WHAT ARE THE REDBIRDS DOING?
I was actually shocked when I read of the trade between the Phillies and the Cardinals in which Haddix, Miller and Flowers were exchanged for, of all people, Murry Dickson and Herm Wehmeier.
What are the Redbirds doing? Are they building an old age club?
It surely seems that way, with Dickson, Surkont, Kinder and Cooper. Any idea what they have up their sleeve?
L. E. HILL
Travis AFB, Calif.
?For Frank Lane's ideas see The Gaudy Ones, SI, May 28.—ED.
IF I WERE STENGEL
Your story about Don Ferrarese's great two-hit pitching stint against the New York Yankees (SI, May 21) has given Don nothing but praise. It seems to me, however, that Don was quite lucky in reaching the ninth with a no-hitter and finishing the game with a shutout.
In the eighth inning Elston Howard rocketed a shot that almost landed in the seats, tying the game. If Elston had pulled the ball it would have been an easy home run. In the ninth Andy Carey led off with the Yankees' first base hit. Stengel sent up Billy Martin to hit for Bob Turley. In my point of view, he should have put Phil Rizzuto up to sacrifice. Then Hank Bauer's base hit might have scored Carey from second. If Bauer's hit were not enough, a sacrifice fly could have scored Andy.
JOHN S. DAY
Hudson Falls, N.Y.
Your recent story about Al Kaline and Harvey Kuenn of the Detroit Tigers overlooked the "pivot man" in the Tigers' signing of Kaline (SI, May 14). At least, that's what some Tiger officials call Murray Wieman, a Baltimore Evening Sun reporter, who was working as a sub-scout for the Tigers at the time of the signing.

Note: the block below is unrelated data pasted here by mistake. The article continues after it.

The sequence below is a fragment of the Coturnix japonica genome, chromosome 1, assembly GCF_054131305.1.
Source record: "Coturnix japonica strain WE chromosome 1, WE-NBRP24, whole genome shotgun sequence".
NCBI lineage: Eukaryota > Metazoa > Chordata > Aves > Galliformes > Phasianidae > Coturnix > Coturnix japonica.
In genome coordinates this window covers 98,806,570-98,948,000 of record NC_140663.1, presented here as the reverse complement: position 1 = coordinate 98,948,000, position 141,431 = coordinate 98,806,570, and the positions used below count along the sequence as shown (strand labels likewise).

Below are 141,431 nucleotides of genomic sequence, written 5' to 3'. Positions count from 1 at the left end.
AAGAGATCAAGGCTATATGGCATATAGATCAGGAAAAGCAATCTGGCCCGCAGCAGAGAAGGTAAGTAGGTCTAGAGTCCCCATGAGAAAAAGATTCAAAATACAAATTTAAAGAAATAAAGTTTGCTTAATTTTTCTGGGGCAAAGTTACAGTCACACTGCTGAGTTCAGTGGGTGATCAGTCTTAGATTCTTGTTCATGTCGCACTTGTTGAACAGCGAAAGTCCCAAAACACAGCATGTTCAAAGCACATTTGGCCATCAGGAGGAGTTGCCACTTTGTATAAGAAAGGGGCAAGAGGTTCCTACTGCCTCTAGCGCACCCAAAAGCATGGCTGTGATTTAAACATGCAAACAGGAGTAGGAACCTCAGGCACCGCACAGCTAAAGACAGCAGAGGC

Kaline needed no discovery. His talents cried for attention. Selling the Tigers to him was a job on which Wieman was able to work the year around, since he was in such close contact with Kaline 12 months of the year.
JOAN BROOKE WEITZ
? Tiger officials say that Murray Wieman was indeed a big help.—ED.
IS EVERYTHING UP-TO-DATE IN K.C.?
I am a baseball fan and enjoy your column on baseball immensely. In your May 21 issue you stated in X-RAY that Gus Zernial led the Kansas City Athletics in batting with a mark of .306, but Enos (Country) Slaughter had a mark of .357.
Kansas City, Mo.